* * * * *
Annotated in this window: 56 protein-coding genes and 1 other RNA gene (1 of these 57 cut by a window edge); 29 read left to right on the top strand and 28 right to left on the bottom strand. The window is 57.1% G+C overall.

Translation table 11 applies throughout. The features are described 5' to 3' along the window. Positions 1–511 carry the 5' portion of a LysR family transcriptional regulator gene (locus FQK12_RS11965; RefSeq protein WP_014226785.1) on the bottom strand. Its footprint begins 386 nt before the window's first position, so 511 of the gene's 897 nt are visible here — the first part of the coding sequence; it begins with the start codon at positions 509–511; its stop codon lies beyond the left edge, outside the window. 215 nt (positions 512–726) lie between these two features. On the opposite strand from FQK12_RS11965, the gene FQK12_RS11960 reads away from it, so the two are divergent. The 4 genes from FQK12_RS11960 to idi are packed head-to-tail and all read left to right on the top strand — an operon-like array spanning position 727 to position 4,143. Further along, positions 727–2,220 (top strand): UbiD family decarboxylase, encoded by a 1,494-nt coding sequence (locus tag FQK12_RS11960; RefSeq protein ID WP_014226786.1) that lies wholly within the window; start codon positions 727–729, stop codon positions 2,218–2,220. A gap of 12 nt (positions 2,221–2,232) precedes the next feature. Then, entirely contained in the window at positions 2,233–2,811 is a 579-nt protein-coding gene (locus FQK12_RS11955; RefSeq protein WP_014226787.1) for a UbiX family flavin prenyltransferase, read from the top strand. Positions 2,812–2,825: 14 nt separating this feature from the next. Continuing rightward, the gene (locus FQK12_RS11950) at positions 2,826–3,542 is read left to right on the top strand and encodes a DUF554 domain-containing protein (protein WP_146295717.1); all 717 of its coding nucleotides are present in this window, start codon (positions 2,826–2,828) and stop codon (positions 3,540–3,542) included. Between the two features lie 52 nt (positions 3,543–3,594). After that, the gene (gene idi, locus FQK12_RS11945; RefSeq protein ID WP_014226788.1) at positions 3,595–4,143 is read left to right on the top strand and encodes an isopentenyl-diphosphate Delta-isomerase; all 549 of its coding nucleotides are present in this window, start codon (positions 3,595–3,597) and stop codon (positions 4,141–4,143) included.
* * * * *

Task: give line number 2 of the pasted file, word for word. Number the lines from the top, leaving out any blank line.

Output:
Translation table 11 applies throughout. The features are described 5' to 3' along the window. Positions 1–511 carry the 5' portion of a LysR family transcriptional regulator gene (locus FQK12_RS11965; RefSeq protein WP_014226785.1) on the bottom strand. Its footprint begins 386 nt before the window's first position, so 511 of the gene's 897 nt are visible here — the first part of the coding sequence; it begins with the start codon at positions 509–511; its stop codon lies beyond the left edge, outside the window. 215 nt (positions 512–726) lie between these two features. On the opposite strand from FQK12_RS11965, the gene FQK12_RS11960 reads away from it, so the two are divergent. The 4 genes from FQK12_RS11960 to idi are packed head-to-tail and all read left to right on the top strand — an operon-like array spanning position 727 to position 4,143. Further along, positions 727–2,220 (top strand): UbiD family decarboxylase, encoded by a 1,494-nt coding sequence (locus tag FQK12_RS11960; RefSeq protein ID WP_014226786.1) that lies wholly within the window; start codon positions 727–729, stop codon positions 2,218–2,220. A gap of 12 nt (positions 2,221–2,232) precedes the next feature. Then, entirely contained in the window at positions 2,233–2,811 is a 579-nt protein-coding gene (locus FQK12_RS11955; RefSeq protein WP_014226787.1) for a UbiX family flavin prenyltransferase, read from the top strand. Positions 2,812–2,825: 14 nt separating this feature from the next. Continuing rightward, the gene (locus FQK12_RS11950) at positions 2,826–3,542 is read left to right on the top strand and encodes a DUF554 domain-containing protein (protein WP_146295717.1); all 717 of its coding nucleotides are present in this window, start codon (positions 2,826–2,828) and stop codon (positions 3,540–3,542) included. Between the two features lie 52 nt (positions 3,543–3,594). After that, the gene (gene idi, locus FQK12_RS11945; RefSeq protein ID WP_014226788.1) at positions 3,595–4,143 is read left to right on the top strand and encodes an isopentenyl-diphosphate Delta-isomerase; all 549 of its coding nucleotides are present in this window, start codon (positions 3,595–3,597) and stop codon (positions 4,141–4,143) included.